• Get physical! Exercise and physical movement are also important parts of a child’s daily routine. Research has shown that engaging in physical activities can help combat the effects of stress. With the limitations of social distancing, you’ll have to find inventive ways to get their bodies moving, such as morning stretches, online exercise videos, dance parties, and/or walks around the block.

Take care of yourself to ease COVID-19 stress:

  • Find your own supports. One of the best ways to help your children cope with stress is to ensure that you as a parent are also mindful of your own mental health needs. Remember, children are always watching and learning from adults, so they are taking their cues from you as to how to respond to this stressful situation. If you are stressed and anxious, they can sense that too. Talk to a trusted friend or family member about how you are feeling or reach out to a mental health provider if needed.
  • Take a break. With your child home with you all day, you constantly wear multiple hats as a parent, teacher, chef, cleaner, etc. It’s exhausting! It’s OK to take a break and take some space to cool down. Not only does it provide a time and space for you to relax when you are feeling overwhelmed, but it also models good coping for your children when they are over stimulated or stressed.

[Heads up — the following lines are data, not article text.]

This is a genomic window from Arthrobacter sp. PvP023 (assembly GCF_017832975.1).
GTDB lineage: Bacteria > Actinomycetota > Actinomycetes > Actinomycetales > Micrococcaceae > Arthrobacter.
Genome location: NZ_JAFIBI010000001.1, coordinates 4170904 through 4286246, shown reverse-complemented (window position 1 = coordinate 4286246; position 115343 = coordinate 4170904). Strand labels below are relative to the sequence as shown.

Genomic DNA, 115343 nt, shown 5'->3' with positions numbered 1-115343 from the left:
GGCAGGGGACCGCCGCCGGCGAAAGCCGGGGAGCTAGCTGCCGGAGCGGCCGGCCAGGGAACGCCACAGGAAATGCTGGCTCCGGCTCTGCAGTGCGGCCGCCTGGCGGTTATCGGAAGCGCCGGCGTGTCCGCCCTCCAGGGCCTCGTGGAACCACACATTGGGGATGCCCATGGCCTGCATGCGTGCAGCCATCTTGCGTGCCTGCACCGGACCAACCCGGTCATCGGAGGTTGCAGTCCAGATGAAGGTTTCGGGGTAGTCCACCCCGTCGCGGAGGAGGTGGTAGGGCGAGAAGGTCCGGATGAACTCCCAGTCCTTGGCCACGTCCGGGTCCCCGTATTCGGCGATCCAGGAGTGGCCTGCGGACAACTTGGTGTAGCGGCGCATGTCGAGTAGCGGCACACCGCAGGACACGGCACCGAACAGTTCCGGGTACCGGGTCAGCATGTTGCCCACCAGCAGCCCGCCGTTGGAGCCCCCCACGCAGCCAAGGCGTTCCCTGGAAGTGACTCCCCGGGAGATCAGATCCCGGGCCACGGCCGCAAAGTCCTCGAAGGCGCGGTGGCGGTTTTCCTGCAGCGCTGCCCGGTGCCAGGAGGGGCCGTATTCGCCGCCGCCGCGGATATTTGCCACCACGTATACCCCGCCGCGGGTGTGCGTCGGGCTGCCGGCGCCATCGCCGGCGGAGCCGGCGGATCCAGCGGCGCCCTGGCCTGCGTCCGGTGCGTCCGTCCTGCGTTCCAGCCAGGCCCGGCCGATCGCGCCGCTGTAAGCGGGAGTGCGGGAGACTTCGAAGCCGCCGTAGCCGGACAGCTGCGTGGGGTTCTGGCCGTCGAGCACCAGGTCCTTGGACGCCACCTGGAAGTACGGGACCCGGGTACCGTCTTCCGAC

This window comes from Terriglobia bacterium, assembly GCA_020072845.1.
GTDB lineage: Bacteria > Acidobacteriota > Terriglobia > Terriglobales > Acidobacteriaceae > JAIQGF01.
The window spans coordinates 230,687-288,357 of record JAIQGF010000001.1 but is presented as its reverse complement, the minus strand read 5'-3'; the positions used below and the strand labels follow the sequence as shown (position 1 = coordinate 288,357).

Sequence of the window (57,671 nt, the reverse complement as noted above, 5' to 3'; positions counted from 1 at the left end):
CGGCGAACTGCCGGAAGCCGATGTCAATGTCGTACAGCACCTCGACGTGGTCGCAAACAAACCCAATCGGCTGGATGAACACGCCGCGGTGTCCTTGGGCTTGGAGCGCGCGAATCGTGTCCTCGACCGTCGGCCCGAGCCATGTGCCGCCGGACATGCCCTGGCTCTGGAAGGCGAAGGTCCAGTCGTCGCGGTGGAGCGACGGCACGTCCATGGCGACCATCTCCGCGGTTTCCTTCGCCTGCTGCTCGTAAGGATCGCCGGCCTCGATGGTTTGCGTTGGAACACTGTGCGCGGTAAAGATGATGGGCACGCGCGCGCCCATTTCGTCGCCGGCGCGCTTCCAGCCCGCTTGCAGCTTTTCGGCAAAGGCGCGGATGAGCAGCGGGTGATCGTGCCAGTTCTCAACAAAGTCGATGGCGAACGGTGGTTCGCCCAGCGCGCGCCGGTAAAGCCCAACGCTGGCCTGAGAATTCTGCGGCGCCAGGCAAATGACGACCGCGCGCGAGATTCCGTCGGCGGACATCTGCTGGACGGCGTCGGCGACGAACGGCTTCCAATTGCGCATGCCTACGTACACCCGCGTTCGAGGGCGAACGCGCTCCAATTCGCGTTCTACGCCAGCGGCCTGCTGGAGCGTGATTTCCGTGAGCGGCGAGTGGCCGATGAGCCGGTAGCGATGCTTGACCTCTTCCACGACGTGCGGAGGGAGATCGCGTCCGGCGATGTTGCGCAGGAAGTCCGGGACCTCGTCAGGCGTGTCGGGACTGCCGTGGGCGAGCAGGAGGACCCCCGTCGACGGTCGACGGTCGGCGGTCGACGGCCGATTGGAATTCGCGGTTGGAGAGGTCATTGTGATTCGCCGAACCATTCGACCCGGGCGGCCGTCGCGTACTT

• Limit you and your children’s exposure to the news and social media. While it’s important to stay abreast of the changes happening in response to COVID-19, frequent exposure to news coverage can increase your own anxiety as well asyour children’s anxiety. It’s best to take periodic breaks from the news and social media and to limit your children’s exposure to news media al We know that stress and worry increase the more time people spend with the news and social media during stressful times. Instead, take time to engage in relaxing or fun activities when you’re starting to feel stressed.
  • Here’s more tips for how parents can deal with COVID-19 stress.

When to seek more help for COVID-19 stress:

Drastic changes in a child’s mood, eating, and/or sleeping patterns, increased irritability or tantrums, decreased interest in socializing with friends or family members, decreased enjoyment in preferred activities, and/or increased questioning or seeking of parental reassurance may be signs that more help is needed. If you have concerns about your child’s behaviors, you should contact your primary care physician or a mental health professional for further consultation. Many providers are offering telehealth appointments during this time.